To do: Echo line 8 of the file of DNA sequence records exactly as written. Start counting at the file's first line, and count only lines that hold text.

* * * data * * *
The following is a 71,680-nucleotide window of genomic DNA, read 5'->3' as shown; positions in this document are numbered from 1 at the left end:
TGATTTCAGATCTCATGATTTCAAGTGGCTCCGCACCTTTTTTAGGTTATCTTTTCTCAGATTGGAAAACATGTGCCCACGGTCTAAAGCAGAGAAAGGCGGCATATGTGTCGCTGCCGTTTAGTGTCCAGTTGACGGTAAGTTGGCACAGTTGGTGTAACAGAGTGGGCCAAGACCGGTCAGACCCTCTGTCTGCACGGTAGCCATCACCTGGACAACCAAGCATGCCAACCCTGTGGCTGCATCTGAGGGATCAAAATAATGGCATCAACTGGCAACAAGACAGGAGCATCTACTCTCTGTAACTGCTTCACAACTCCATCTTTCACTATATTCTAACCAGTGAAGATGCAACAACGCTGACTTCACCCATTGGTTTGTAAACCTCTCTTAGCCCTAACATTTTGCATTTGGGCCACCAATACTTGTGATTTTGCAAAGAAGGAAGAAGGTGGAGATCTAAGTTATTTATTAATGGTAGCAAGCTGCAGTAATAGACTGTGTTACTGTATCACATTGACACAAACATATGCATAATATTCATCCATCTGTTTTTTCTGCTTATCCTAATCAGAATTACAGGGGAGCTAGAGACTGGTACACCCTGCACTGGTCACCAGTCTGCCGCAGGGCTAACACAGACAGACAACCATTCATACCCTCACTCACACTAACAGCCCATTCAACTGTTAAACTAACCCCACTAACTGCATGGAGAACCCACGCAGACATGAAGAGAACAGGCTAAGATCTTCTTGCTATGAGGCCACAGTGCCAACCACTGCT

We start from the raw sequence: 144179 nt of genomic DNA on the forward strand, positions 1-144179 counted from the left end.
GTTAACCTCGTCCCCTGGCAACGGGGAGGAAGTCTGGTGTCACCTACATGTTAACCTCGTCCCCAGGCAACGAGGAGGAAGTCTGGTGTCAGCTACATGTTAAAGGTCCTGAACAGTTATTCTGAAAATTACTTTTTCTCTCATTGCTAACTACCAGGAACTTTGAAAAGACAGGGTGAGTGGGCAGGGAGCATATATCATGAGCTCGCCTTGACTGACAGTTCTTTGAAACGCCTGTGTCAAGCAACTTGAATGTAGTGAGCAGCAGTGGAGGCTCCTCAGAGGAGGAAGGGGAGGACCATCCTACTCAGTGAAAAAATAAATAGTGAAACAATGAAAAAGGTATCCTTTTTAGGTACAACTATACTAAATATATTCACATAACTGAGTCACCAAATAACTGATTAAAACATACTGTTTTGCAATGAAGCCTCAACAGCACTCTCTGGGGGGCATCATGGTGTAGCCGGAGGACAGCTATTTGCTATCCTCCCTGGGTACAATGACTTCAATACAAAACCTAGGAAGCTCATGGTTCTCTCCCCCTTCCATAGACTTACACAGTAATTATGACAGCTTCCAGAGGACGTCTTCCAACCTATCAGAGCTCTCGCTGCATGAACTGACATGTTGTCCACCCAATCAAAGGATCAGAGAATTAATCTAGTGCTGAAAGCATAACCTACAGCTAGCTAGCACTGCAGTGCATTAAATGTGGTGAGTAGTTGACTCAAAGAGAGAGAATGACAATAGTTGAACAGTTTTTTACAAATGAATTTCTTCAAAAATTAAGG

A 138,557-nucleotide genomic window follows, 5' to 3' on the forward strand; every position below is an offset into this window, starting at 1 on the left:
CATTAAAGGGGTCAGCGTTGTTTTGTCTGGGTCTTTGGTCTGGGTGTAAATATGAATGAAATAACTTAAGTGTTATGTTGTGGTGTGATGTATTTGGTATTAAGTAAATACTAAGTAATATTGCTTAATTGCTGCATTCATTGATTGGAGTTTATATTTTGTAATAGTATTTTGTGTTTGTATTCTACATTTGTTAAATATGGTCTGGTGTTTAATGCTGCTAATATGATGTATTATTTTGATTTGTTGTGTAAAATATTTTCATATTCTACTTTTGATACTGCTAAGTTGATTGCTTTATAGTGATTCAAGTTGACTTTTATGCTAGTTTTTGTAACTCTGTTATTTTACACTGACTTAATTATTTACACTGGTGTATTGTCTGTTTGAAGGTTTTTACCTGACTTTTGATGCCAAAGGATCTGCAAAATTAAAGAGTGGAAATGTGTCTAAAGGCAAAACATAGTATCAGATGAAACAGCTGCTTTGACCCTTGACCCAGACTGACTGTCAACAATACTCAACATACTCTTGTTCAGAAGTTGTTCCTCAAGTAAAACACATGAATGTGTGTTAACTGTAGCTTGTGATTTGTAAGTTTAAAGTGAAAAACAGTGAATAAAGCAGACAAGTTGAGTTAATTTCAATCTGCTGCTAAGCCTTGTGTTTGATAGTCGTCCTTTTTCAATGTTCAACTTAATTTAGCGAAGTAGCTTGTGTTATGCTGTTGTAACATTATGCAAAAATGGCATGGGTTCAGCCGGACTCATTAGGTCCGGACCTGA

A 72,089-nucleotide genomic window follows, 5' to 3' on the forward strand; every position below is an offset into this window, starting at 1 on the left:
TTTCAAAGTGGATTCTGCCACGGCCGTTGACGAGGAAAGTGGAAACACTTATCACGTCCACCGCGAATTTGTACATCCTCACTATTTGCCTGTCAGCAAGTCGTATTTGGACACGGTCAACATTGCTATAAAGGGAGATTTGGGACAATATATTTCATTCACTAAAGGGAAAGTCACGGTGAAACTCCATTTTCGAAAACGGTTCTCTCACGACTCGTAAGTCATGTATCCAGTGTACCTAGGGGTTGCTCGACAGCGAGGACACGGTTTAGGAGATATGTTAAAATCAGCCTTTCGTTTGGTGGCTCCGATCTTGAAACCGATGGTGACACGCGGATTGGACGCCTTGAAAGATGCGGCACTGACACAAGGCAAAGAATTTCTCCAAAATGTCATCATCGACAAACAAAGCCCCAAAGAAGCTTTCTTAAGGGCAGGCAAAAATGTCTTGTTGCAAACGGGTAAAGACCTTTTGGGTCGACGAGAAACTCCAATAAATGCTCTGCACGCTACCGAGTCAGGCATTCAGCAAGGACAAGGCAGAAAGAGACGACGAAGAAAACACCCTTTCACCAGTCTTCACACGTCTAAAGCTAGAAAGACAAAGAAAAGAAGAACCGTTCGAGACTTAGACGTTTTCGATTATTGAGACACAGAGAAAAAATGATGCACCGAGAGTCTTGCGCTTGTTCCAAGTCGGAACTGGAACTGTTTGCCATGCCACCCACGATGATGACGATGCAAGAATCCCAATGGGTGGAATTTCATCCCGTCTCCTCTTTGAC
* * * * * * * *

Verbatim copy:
TTTCAAAGTGGATTCTGCCACGGCCGTTGACGAGGAAAGTGGAAACACTTATCACGTCCACCGCGAATTTGTACATCCTCACTATTTGCCTGTCAGCAAGTCGTATTTGGACACGGTCAACATTGCTATAAAGGGAGATTTGGGACAATATATTTCATTCACTAAAGGGAAAGTCACGGTGAAACTCCATTTTCGAAAACGGTTCTCTCACGACTCGTAAGTCATGTATCCAGTGTACCTAGGGGTTGCTCGACAGCGAGGACACGGTTTAGGAGATATGTTAAAATCAGCCTTTCGTTTGGTGGCTCCGATCTTGAAACCGATGGTGACACGCGGATTGGACGCCTTGAAAGATGCGGCACTGACACAAGGCAAAGAATTTCTCCAAAATGTCATCATCGACAAACAAAGCCCCAAAGAAGCTTTCTTAAGGGCAGGCAAAAATGTCTTGTTGCAAACGGGTAAAGACCTTTTGGGTCGACGAGAAACTCCAATAAATGCTCTGCACGCTACCGAGTCAGGCATTCAGCAAGGACAAGGCAGAAAGAGACGACGAAGAAAACACCCTTTCACCAGTCTTCACACGTCTAAAGCTAGAAAGACAAAGAAAAGAAGAACCGTTCGAGACTTAGACGTTTTCGATTATTGAGACACAGAGAAAAAATGATGCACCGAGAGTCTTGCGCTTGTTCCAAGTCGGAACTGGAACTGTTTGCCATGCCACCCACGATGATGACGATGCAAGAATCCCAATGGGTGGAATTTCATCCCGTCTCCTCTTTGAC